How RFID WorksbyCandace GibsonandKevin Bonsor
Introduction to How RFID WorksLong checkout lines at the grocery store are one of the biggest complaints about theshopping experience. Soon, these lines could disappear when the ubiquitousUniversalProduct Code(UPC) bar code is replaced by
, also called
(RFID) tags. RFID tags are intelligent bar codes that can talk to a networkedsystem to track every product that you put in your shopping cart.Imagine going to the grocery store, filling up your cart and walking right out the door. Nolonger will you have to wait as someone rings up each item in your cart one at a time.Instead, these RFID tags will communicate with an electronic reader that will detect everyitem in the cart and ring each up almost instantly. The reader will be connected to a largenetwork that will send information on your products to the retailer and productmanufacturers. Your bank will then be notified and the amount of the bill will be deductedfrom your account. No lines, no waiting.
An RFID tag
RFID tags, a technology once limited to tracking cattle, are tracking consumer productsworldwide. Many manufacturers use the tags to track the location of each product theymake from the time it's made until it's pulled off the shelf and tossed in a shopping cart.Outside the realm of retail merchandise, RFID tags are tracking vehicles, airline passengers,Alzheimer's patients and pets. Soon, they may even track your preference for chunky orcreamy peanut butter. Some critics say RFID technology is becoming too much a part of ourlives -- that is, if we're even aware of all the parts of our lives that it affects.In this article, you'll learn about the types of RFID tags and how these tags can be trackedthrough the entire supply chain. We'll also look at the non-commercial uses of RFID tagsand how the Departments of State and Homeland Security are using them. Lastly, we'llexamine what some critics consider an Orwellian application of RFID tags in animals,humans and our society.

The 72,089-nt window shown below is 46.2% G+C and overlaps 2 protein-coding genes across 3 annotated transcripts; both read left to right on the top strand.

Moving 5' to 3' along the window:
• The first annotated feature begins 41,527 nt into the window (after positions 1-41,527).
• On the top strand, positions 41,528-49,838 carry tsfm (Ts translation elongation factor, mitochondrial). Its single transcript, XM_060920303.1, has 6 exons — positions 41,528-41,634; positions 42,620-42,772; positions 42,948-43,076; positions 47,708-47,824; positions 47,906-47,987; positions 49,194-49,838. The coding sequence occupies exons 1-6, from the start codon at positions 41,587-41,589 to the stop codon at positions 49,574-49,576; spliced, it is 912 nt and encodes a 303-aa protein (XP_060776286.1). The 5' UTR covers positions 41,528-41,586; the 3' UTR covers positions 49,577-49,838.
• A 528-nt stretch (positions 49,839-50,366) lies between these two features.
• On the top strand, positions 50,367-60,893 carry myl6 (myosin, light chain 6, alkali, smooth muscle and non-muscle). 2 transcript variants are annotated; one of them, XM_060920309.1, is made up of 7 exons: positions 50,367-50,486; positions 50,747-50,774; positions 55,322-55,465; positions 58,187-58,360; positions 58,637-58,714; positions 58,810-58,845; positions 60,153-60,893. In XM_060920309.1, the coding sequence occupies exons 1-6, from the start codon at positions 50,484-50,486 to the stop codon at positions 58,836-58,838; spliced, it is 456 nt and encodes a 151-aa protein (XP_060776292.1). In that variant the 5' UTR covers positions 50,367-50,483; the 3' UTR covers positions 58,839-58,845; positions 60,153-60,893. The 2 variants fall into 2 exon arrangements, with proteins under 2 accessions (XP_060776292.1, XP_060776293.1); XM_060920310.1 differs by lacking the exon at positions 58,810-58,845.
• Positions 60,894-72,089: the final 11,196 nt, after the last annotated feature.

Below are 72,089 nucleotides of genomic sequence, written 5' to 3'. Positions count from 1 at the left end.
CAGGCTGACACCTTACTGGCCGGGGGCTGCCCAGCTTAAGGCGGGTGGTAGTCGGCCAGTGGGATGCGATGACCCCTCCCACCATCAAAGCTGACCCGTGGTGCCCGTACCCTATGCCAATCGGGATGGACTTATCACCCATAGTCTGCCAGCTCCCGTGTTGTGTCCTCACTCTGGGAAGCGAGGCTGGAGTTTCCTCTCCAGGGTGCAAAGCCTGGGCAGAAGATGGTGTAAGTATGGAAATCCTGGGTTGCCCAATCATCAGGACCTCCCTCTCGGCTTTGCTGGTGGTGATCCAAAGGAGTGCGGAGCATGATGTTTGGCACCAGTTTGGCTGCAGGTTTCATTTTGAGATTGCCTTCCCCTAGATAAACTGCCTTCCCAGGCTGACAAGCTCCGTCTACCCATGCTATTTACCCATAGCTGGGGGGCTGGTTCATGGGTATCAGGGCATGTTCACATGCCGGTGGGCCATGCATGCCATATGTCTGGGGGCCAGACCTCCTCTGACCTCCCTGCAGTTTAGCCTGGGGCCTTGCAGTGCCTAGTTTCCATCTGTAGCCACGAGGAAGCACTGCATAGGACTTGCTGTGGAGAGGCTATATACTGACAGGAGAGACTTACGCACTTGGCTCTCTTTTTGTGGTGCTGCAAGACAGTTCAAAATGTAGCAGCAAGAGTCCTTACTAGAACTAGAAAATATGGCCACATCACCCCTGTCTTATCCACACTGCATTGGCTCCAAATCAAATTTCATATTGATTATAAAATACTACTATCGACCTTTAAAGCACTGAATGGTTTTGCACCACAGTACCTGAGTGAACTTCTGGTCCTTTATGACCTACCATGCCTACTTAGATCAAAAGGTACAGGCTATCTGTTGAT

George Orwell's "1984"
"1984" tells the story of a society in which all citizens arepatrolled by the Thought Police, who ensure that no onehas any independent or rebellious thoughts that aren'tsanctioned by the Party. In this society, everyoneanswers to Big Brother -- the ultimate authority oneducation, government and recreation. When critics of RFID call the technology "Orwellian," they mean that the